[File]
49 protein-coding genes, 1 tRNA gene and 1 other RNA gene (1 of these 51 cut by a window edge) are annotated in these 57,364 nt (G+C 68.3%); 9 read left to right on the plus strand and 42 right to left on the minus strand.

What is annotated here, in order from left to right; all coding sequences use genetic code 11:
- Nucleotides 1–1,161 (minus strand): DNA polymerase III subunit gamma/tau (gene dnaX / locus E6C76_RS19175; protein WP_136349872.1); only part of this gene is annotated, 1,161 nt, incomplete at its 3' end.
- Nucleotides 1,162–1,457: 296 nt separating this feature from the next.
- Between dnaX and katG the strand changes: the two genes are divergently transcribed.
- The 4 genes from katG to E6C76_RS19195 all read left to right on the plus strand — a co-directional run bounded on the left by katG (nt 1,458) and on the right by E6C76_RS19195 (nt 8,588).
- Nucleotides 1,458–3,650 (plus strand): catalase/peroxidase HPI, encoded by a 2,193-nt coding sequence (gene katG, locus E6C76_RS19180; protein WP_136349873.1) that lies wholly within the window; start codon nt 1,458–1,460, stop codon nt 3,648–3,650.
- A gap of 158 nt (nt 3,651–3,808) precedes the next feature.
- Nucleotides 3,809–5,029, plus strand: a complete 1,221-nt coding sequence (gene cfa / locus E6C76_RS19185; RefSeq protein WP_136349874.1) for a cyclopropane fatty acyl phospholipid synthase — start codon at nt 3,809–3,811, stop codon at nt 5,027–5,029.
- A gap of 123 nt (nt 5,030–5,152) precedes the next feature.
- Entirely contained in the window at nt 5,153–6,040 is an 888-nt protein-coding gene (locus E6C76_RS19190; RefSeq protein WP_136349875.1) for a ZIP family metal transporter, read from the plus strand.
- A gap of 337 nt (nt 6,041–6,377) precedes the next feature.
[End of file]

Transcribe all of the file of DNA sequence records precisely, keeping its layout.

49 protein-coding genes, 1 tRNA gene and 1 other RNA gene (1 of these 51 cut by a window edge) are annotated in these 57,364 nt (G+C 68.3%); 9 read left to right on the plus strand and 42 right to left on the minus strand.

What is annotated here, in order from left to right; all coding sequences use genetic code 11:
- Nucleotides 1–1,161 (minus strand): DNA polymerase III subunit gamma/tau (gene dnaX / locus E6C76_RS19175; protein WP_136349872.1); only part of this gene is annotated, 1,161 nt, incomplete at its 3' end.
- Nucleotides 1,162–1,457: 296 nt separating this feature from the next.
- Between dnaX and katG the strand changes: the two genes are divergently transcribed.
- The 4 genes from katG to E6C76_RS19195 all read left to right on the plus strand — a co-directional run bounded on the left by katG (nt 1,458) and on the right by E6C76_RS19195 (nt 8,588).
- Nucleotides 1,458–3,650 (plus strand): catalase/peroxidase HPI, encoded by a 2,193-nt coding sequence (gene katG, locus E6C76_RS19180; protein WP_136349873.1) that lies wholly within the window; start codon nt 1,458–1,460, stop codon nt 3,648–3,650.
- A gap of 158 nt (nt 3,651–3,808) precedes the next feature.
- Nucleotides 3,809–5,029, plus strand: a complete 1,221-nt coding sequence (gene cfa / locus E6C76_RS19185; RefSeq protein WP_136349874.1) for a cyclopropane fatty acyl phospholipid synthase — start codon at nt 3,809–3,811, stop codon at nt 5,027–5,029.
- A gap of 123 nt (nt 5,030–5,152) precedes the next feature.
- Entirely contained in the window at nt 5,153–6,040 is an 888-nt protein-coding gene (locus E6C76_RS19190; RefSeq protein WP_136349875.1) for a ZIP family metal transporter, read from the plus strand.
- A gap of 337 nt (nt 6,041–6,377) precedes the next feature.